It's really about time to money.
Most marketers and the bean counters behind them scream to the engineers and software developers that it's all about “time to market. The faster we can get this product to market, the faster we can start making money!”
That may be true, but what's really important is “time to money. How soon can I start making money from this product that's in development?”
What stirred this thought was an article I came across a short time ago whereby Airbus announced that its schedule for delivering its super-jumbo A380 jet was being delayed. With a project as large as a super-jumbo jet, I wasn't really surprised by this announcement. But this is the second time the project has been pushed back, for a total delay of 22 months. Yikes! For its efforts, Airbus took a huge financial hit for its tardiness.
What would happen to your project (and your job) if a 22-month delay was incurred? Can you imagine having to break that news to your boss? It likely wouldn't be a pretty scene.
Airbus claims that its delay is due to glitches in the installation of wiring. The company says that the plane requires hundreds of miles of wires, which includes both mission-critical systems as well as non-mission-critical systems, such as the entertainment modules embedded into the seats.
Going back to my original thought, being first to market is sometimes a good thing, but not always. Understanding the window of opportunity is what's really the key. There are more than enough examples of products that were “before their time.” These products were rushed out the door, only to find that consumers weren't ready for them. Or in some cases, if a slight tweak was made before going into production, the product would've been a huge success. A little bit of market research can go a long way in these cases.
On the same note, rushing a product to market, just to be first, can have disastrous results. Having to recall a faulty product can sink a small company or result in a black eye for a large one.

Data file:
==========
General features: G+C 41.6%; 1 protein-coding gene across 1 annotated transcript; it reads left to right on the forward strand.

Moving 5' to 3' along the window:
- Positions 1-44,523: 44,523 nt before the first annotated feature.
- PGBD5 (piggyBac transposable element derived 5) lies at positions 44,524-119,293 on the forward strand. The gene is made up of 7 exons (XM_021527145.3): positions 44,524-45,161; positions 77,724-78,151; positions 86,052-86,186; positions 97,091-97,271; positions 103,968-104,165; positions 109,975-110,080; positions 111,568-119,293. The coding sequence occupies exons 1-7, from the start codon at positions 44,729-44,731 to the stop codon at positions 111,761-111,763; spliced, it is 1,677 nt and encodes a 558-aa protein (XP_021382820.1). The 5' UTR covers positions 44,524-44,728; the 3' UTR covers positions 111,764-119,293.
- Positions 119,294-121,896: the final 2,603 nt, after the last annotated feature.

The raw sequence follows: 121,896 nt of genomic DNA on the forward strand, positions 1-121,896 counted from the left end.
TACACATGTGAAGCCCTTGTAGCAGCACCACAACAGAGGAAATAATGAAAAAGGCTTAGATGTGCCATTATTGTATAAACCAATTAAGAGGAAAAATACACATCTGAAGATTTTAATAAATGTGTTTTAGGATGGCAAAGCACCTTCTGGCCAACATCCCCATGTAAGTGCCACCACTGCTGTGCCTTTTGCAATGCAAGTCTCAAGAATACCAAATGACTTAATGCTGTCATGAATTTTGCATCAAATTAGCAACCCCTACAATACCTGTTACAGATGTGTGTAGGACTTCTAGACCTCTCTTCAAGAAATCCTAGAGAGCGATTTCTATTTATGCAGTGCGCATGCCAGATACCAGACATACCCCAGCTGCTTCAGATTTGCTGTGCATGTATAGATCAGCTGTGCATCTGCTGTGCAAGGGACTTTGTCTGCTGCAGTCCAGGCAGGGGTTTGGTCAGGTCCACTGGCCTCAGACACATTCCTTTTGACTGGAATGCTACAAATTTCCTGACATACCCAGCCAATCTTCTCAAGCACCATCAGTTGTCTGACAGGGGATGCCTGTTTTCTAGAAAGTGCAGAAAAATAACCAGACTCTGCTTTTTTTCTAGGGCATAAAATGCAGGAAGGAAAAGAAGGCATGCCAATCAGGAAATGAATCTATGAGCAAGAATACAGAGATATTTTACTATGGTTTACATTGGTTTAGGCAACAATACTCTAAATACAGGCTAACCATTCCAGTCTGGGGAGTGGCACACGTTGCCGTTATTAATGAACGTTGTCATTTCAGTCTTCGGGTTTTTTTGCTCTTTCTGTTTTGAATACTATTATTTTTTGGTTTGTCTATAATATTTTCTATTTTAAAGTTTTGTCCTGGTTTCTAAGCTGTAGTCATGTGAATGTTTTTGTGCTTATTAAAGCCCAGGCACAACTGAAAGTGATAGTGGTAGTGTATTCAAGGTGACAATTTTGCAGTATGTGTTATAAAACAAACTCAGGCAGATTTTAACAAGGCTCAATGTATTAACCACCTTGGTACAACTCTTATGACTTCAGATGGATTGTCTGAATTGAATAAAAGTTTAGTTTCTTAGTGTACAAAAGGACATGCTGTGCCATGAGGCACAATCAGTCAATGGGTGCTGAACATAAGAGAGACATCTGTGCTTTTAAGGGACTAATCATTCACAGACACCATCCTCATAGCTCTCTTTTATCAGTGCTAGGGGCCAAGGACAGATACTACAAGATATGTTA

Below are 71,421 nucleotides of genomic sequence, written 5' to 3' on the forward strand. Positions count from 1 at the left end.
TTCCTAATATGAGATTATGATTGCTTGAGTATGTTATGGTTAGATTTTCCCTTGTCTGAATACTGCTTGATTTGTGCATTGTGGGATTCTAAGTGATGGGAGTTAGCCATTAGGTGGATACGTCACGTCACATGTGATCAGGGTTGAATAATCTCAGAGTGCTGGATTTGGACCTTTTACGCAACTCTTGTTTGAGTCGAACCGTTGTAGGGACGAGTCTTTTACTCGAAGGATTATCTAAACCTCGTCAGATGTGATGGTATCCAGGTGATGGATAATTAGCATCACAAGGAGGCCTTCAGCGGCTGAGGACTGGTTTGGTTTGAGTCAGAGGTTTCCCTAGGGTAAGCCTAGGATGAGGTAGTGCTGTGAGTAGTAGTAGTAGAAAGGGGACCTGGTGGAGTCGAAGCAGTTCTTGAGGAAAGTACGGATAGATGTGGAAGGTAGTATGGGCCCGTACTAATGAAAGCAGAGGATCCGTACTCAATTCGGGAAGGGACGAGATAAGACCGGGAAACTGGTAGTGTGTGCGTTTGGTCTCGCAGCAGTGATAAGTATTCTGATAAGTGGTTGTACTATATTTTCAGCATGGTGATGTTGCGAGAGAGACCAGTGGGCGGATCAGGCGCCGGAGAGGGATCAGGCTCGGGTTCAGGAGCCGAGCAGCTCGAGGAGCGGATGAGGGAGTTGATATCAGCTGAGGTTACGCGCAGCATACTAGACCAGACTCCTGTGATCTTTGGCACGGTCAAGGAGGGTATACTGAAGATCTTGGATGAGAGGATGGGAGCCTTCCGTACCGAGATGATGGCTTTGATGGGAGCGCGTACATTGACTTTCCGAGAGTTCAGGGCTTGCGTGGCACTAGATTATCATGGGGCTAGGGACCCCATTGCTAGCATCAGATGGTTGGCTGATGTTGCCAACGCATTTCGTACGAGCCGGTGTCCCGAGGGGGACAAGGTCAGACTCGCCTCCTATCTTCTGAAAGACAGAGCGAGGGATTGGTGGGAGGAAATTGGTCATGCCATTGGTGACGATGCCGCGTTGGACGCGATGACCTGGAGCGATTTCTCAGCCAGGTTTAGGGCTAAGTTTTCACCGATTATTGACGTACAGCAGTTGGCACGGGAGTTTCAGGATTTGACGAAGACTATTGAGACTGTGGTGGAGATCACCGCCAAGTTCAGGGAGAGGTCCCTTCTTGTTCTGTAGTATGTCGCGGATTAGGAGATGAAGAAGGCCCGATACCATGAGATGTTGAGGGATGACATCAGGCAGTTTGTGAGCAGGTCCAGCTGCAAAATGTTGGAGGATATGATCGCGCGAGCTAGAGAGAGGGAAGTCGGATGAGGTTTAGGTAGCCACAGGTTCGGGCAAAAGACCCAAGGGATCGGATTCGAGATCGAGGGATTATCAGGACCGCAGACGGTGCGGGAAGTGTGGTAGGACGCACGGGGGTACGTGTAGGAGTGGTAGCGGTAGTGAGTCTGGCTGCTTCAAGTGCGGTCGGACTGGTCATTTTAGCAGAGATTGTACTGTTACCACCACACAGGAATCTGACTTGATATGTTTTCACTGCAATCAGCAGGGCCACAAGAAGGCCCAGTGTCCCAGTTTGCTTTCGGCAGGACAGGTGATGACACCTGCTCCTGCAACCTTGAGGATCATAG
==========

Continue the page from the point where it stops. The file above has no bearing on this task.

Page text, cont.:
One plausible definition I came across for time to money is “the time it takes to deliver a product into the marketplace and achieve sustainable positive economic returns to its maker.”
The bottom line is, make sure the market is ready for your product, capitalize as soon as possible, and sustain that market for as long as possible. Too soon can be as bad as too late.
Richard Nass is editor in chief of Embedded Systems Design magazine. He can be reached at .
If Airbus had researched the Max Distance that Ethernet will go, vs. the SIZE of their”Creation” up front, they would not be in that mess!
San Antonio, TX
This article parallels a talk I heard from Susan Kunz of Solidware. Her Software Development Times article on this same subject is at www.solidw.com/docs/SDTimesArticle_081506.pdf
Director of Product Development
IRIS Technologies, Inc.
Yes, yes, time to money is very important. Without such a metric all we would be doing is getting a bunch of broken stuff out there! Well, let me re-clarifiy that, I meant better than marginally working stuff. eh…. I guess I better not qualify that anymore.
I believe one of the most important things to do is to make sure your design can hit the following:
- decent features for reasonable price
- does not give your test engineering dept extreme nausea and headaches
- well received by manufacturing
Well… that last one is a stretch. A friend of mine, (ex-Sun employee, now very wealthy), tells me that the most important metric is time-to-volume. In other words: How can one deploy a technology, or widget that can be made reliably and work well, that lots of people want the fastest with the mostest in mind? Our military strategists call this 'force of numbers'. This concept seems to work well in the high-tech gadget-related businesses also.
Sr Embedded Systems Consultant
Aurium Technologies Inc
San Jose, CA